A Carnival CompendiumArthur Hardy’s first “Mardi Gras Guide,” published in 1977.

courtesy of Arthur Hardy.

Towards the end of winter, our eyes are drawn to the shiny purple, gold and green colors symbolizing the upcoming Carnival season. One item that has been helping spread the gospel of the season is “Arthur Hardy’s Mardi Gras Guide,” which is filled with maps, photographs, articles, schedules, fun quizzes and background information on New Orleanians’ favorite time of the year.

Hardy has been publishing the guide since 1977. “When I was a child, there were 10 parades, and everyone knew where and when they would be. But by the mid-‘70s, there were about 55 parades and you had to look in the newspaper every morning to find out about them.” He remains modest about the guide: “The idea seemed pretty simple,” he says.

When Mardi Gras is over, many of us recover for a few days and then wait impatiently for next year’s Carnival to roll around. But Hardy works on the guide for a large part of the year, especially kicking it up a notch after Labor Day.

“It is basically a six-month gig,” he says. Hardy has no in-house staff for the guide; he says he hires, “freelance writers and photographers which works really well for me, being a seasonal publication.”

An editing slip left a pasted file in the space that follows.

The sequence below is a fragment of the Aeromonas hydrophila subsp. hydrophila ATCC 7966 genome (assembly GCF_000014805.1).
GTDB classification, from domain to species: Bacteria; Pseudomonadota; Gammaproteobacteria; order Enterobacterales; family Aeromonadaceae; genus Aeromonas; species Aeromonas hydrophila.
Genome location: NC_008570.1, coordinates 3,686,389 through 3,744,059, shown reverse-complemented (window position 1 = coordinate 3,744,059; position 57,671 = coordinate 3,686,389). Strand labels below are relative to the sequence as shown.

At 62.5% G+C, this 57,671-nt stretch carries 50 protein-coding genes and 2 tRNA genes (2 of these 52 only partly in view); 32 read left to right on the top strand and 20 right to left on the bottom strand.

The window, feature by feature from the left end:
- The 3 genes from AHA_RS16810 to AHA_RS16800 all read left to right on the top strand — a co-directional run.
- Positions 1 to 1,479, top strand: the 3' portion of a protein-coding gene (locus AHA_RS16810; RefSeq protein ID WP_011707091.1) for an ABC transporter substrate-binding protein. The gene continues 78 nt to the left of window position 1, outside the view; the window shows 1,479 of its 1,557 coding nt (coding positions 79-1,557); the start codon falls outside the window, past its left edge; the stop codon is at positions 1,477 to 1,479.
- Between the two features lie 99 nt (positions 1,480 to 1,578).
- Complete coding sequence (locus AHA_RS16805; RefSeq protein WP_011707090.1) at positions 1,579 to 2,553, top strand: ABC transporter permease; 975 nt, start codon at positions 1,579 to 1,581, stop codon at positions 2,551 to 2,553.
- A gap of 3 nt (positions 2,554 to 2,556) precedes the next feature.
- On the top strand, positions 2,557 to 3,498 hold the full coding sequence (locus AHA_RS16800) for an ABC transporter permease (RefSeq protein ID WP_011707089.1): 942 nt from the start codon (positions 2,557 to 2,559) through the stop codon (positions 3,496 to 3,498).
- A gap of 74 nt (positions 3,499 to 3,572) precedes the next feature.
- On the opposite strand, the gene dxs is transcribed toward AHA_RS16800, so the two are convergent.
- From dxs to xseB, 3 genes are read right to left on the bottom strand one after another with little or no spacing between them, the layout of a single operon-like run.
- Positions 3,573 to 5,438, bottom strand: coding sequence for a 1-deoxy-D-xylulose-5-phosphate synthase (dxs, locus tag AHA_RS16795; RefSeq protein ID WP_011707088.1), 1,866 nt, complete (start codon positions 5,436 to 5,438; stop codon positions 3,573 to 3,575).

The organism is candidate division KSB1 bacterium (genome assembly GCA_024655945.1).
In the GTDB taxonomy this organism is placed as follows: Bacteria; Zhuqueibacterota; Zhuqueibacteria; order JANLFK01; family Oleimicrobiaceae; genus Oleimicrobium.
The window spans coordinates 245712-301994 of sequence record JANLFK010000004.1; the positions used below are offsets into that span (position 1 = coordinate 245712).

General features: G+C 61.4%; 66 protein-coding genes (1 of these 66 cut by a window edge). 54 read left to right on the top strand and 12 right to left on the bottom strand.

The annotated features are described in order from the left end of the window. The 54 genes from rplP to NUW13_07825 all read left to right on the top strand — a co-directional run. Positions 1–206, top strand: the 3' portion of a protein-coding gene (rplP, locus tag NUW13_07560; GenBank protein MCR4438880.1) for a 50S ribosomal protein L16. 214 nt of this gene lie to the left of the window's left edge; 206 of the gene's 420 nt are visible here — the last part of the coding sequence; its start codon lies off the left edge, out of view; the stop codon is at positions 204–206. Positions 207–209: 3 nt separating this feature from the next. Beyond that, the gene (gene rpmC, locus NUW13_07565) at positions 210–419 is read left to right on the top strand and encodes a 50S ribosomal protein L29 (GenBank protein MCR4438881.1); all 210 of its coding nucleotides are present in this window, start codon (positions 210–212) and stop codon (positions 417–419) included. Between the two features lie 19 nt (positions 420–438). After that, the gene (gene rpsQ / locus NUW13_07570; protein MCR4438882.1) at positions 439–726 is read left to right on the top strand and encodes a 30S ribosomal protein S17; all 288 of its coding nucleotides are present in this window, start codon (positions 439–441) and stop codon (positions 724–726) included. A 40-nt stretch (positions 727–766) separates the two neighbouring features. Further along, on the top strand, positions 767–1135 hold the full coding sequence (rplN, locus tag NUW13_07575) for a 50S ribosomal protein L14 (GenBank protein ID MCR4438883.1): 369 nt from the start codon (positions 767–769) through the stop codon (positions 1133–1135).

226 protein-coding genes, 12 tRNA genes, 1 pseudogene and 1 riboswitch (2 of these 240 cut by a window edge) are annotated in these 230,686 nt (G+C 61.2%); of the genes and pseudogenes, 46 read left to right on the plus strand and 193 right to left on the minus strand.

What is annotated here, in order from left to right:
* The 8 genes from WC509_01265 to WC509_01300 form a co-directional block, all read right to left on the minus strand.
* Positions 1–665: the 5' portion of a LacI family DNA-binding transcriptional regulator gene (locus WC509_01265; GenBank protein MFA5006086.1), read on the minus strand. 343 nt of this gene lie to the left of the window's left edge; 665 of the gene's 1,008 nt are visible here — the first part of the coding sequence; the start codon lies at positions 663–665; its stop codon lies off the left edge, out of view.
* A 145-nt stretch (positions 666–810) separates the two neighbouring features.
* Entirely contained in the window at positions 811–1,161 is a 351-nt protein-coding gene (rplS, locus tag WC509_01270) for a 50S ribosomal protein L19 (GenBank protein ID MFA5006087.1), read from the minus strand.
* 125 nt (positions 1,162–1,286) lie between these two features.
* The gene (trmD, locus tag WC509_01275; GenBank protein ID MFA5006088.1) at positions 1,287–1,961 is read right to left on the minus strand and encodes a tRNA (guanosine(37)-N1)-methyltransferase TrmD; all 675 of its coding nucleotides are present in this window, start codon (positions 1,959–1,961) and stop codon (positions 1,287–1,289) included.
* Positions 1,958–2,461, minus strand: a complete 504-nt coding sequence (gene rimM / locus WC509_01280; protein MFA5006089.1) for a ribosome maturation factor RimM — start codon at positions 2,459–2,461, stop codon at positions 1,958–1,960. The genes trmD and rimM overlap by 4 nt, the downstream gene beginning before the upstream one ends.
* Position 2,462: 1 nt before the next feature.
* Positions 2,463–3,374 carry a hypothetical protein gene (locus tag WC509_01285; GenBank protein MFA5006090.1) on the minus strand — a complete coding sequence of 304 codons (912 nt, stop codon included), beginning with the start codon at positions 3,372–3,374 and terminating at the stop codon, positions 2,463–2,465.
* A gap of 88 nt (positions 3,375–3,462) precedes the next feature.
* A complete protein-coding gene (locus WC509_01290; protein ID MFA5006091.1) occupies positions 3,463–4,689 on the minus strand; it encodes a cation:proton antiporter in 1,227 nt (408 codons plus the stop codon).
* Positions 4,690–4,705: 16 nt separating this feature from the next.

Like Mardi Gras itself, the publication has evolved over the years. Originally it was a “digest size, in black and white, with no ads.” Today, it is full magazine size, bursting with bright colors. It also features various Mardi Gras themed advertisements. He notes that each year, around 90,000 copies are sold. In its first year, he printed 5,000 copies, sold 1,500 and “burned the rest of them … but I really wish I hadn’t!” says the man who owns an extensive collection of Mardi Gras paraphernalia that consists of mostly things from the 1800s.

This year’s issue has a Carnival quiz that is “silly, but a whole lot of fun,” Hardy says. It also highlights the anniversaries of the Krewes of Pegasus, Zeus and Alla. And, Hardy has an important message to those who may not be familiar with the holiday: “One of our feature stories is about Mardi Gras as a family destination. This is not ‘Girls Gone Wild.’ This is for families and kids.”

What’s his favorite aspect of the holiday? “I like it all. But to me the best part is the people: the people on the floats and the people on the streets.

I love the whole environment—I become a child again,” Hardy says.